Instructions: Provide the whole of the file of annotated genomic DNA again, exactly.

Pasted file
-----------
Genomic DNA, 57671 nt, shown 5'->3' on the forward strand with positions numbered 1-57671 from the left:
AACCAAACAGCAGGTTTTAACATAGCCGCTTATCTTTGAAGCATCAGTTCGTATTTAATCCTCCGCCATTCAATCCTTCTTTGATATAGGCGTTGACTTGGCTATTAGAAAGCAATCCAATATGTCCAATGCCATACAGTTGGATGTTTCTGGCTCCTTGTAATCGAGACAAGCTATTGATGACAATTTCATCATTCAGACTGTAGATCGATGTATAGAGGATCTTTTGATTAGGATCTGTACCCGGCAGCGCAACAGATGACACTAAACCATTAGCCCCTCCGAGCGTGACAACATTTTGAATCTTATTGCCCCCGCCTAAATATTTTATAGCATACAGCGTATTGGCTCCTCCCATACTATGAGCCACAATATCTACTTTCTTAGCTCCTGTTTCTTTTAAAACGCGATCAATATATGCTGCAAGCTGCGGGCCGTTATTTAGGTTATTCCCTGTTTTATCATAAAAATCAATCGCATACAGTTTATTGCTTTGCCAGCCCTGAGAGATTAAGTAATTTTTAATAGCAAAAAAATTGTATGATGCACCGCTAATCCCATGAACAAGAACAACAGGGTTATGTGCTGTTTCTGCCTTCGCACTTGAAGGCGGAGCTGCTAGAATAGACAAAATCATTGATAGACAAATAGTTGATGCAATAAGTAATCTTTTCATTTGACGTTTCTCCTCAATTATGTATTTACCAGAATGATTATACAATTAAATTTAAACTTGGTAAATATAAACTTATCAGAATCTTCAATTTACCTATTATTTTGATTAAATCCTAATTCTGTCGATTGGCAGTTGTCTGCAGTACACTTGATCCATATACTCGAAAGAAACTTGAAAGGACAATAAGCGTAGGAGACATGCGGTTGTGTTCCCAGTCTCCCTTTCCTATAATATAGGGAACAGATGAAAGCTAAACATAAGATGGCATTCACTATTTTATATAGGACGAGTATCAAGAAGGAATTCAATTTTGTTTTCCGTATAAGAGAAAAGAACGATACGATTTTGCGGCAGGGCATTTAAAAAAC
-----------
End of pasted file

Genomic DNA, 57671 nt, shown 5'->3' on the forward strand with positions numbered 1-57671 from the left:
AACCAAACAGCAGGTTTTAACATAGCCGCTTATCTTTGAAGCATCAGTTCGTATTTAATCCTCCGCCATTCAATCCTTCTTTGATATAGGCGTTGACTTGGCTATTAGAAAGCAATCCAATATGTCCAATGCCATACAGTTGGATGTTTCTGGCTCCTTGTAATCGAGACAAGCTATTGATGACAATTTCATCATTCAGACTGTAGATCGATGTATAGAGGATCTTTTGATTAGGATCTGTACCCGGCAGCGCAACAGATGACACTAAACCATTAGCCCCTCCGAGCGTGACAACATTTTGAATCTTATTGCCCCCGCCTAAATATTTTATAGCATACAGCGTATTGGCTCCTCCCATACTATGAGCCACAATATCTACTTTCTTAGCTCCTGTTTCTTTTAAAACGCGATCAATATATGCTGCAAGCTGCGGGCCGTTATTTAGGTTATTCCCTGTTTTATCATAAAAATCAATCGCATACAGTTTATTGCTTTGCCAGCCCTGAGAGATTAAGTAATTTTTAATAGCAAAAAAATTGTATGATGCACCGCTAATCCCATGAACAAGAACAACAGGGTTATGTGCTGTTTCTGCCTTCGCACTTGAAGGCGGAGCTGCTAGAATAGACAAAATCATTGATAGACAAATAGTTGATGCAATAAGTAATCTTTTCATTTGACGTTTCTCCTCAATTATGTATTTACCAGAATGATTATACAATTAAATTTAAACTTGGTAAATATAAACTTATCAGAATCTTCAATTTACCTATTATTTTGATTAAATCCTAATTCTGTCGATTGGCAGTTGTCTGCAGTACACTTGATCCATATACTCGAAAGAAACTTGAAAGGACAATAAGCGTAGGAGACATGCGGTTGTGTTCCCAGTCTCCCTTTCCTATAATATAGGGAACAGATGAAAGCTAAACATAAGATGGCATTCACTATTTTATATAGGACGAGTATCAAGAAGGAATTCAATTTTGTTTTCCGTATAAGAGAAAAGAACGATACGATTTTGCGGCAGGGCATTTAAAAAAC